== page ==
Westside (8)

Kirk Douglas Theatre in Culver City

Discover Culver City Car Free

04/06/2015

Esther Tseng

First incorporated by Harry Culver in 1917, Culver City began as an incubator for the film industry in the early 20th century, when Hal Roach and MGM Studios built their studios. The Hughes Aircraft Company opened its plant in Culver City in 1941, as seen in Martin Scorsese’s “The Aviator.” Discover the Culver City of today during its renaissance as a destination for art, dining, theatre and more. Thanks to the ongoing expansion of the Metro Expo Line, the neighborhood can be easily explored without driving a car. Step into one of L.A.'s most walkable neighborhoods and experience the best of Culver City.

WEST Restaurant & Lounge at Hotel Angeleno

The Guide to Brentwood, California

03/19/2015

Esther Tseng

Brentwood is one of L.A.'s most affluent neighborhoods, located on the Westside between Westwood and Santa Monica. Brentwood began as a Mexican land grant ranch sold off by the Sepulveda family. Its modern development started in the 1880s and today it boasts one of the lowest population densities in the city, with lush green pastures and coral trees along its main thoroughfare, San Vicente Boulevard. Read on for a guide to the area's essential stops, and get up close and personal with one of the Westside's most beautiful neighborhoods.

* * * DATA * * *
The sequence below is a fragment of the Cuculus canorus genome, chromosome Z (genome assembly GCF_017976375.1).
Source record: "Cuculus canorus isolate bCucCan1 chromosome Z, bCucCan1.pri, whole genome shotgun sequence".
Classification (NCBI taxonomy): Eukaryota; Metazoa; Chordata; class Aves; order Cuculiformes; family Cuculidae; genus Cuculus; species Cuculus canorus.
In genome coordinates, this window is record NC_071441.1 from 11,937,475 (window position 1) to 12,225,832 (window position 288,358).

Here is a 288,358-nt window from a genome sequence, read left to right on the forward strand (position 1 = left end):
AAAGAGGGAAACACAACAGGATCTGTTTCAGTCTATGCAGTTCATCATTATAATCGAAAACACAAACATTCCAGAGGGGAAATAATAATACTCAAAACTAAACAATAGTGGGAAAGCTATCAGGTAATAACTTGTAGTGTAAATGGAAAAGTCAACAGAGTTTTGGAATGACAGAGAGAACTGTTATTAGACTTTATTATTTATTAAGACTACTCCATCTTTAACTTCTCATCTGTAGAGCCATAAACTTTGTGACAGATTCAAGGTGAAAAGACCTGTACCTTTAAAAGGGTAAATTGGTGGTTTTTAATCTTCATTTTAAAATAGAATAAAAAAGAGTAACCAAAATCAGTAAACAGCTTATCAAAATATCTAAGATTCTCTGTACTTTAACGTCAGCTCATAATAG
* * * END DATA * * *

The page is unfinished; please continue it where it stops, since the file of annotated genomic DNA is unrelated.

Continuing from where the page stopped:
Gerhard Marcks - “Maja” in the Franklin D. Murphy Sculpture Garden

A Walking Tour of Westwood

03/02/2015

Esther Tseng

Located on the Westside of Los Angeles, Westwood is a commercial and residential neighborhood that’s bordered by Beverly Hills to the east and Century City on the southeast. Westwood was initially developed in 1919 by Arthur Letts, the founder of the Broadway and Bullock's department stores. Developed in 1929 by Janss Investment Company, Westwood Village is a shopping and commercial district in the heart of Westwood, home to cultural attractions like the Hammer Museum and Geffen Playhouse. The campus of the University of California, Los Angeles (UCLA) is just north of Westwood Village. Read on for a walking tour of some of the can't-miss spots in Westwood.

Interior of Sushi Tsujita

A Walking Tour of Little Osaka

01/20/2015

Esther Tseng

The neighborhood known as Little Osaka is a true gem of West Los Angeles. The historic area is home to a sizable Japanese American population and is known for the trendy shops and restaurants centered on Sawtelle Boulevard. During World War II, the community was disrupted and lives were uprooted because of the Japanese American internment, one of the darkest chapters in American history. A large number of them resettled in Little Osaka as they reintegrated into society. Today, Little Osaka is represented not only by its Japanese American postwar settlers and their descendants, but by a diverse set of Asians and other ethnicities and backgrounds. Take a stroll through the neighborhood and shop kitschy boutiques, nosh on delicious multicultural fare and more.

Jackson Market and Deli in Culver City